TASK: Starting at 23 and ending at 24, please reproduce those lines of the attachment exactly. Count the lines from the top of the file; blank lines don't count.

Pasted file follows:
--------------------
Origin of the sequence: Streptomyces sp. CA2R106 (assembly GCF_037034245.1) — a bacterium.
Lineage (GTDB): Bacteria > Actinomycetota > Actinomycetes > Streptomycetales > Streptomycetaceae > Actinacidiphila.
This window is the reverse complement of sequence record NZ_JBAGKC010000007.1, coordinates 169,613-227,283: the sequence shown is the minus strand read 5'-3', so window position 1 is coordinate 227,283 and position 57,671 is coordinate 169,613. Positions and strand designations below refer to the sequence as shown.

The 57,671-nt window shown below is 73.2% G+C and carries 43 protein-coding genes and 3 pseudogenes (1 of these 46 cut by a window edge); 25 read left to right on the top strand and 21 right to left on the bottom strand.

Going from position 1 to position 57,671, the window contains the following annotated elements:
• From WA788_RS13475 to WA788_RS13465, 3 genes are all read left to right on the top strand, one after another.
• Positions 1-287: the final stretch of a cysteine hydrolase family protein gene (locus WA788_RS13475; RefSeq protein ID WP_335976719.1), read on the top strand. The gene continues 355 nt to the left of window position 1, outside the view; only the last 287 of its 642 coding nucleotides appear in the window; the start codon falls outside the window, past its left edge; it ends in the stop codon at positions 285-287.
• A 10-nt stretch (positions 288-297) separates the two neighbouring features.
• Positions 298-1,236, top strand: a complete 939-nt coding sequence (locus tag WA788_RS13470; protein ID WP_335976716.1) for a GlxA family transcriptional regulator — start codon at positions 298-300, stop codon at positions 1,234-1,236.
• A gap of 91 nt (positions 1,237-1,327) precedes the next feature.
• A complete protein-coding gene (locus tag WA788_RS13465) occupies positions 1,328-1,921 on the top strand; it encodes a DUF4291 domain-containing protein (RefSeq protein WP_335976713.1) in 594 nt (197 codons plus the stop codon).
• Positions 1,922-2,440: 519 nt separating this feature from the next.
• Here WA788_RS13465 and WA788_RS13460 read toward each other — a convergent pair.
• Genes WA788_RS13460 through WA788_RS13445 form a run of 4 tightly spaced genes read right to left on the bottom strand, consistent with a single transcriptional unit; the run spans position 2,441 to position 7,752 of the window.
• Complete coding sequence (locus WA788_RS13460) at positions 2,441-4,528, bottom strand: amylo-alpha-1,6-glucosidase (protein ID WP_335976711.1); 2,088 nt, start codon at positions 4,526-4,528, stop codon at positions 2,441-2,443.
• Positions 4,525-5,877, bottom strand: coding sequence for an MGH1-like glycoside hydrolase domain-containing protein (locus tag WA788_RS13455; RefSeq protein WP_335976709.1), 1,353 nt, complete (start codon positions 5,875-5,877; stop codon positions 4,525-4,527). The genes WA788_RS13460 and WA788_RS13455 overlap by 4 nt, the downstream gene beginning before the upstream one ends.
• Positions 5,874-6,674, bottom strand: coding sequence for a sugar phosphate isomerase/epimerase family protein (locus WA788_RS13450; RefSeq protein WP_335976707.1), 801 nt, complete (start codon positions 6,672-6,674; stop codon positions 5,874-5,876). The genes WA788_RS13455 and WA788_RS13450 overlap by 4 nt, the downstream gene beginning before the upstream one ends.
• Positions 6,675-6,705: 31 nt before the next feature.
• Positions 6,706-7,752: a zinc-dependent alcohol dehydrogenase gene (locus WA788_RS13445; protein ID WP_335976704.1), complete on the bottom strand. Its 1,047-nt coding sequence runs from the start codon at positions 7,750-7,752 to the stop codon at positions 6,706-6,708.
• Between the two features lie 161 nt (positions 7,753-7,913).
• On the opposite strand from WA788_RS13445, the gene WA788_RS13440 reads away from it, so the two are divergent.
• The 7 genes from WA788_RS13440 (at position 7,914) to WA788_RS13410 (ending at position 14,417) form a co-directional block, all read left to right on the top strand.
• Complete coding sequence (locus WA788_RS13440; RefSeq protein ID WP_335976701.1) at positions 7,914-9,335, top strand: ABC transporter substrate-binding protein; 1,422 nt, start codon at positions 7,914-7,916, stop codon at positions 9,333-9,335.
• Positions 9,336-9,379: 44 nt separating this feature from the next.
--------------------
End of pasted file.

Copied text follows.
• Complete coding sequence (locus WA788_RS13440; RefSeq protein ID WP_335976701.1) at positions 7,914-9,335, top strand: ABC transporter substrate-binding protein; 1,422 nt, start codon at positions 7,914-7,916, stop codon at positions 9,333-9,335.
• Positions 9,336-9,379: 44 nt separating this feature from the next.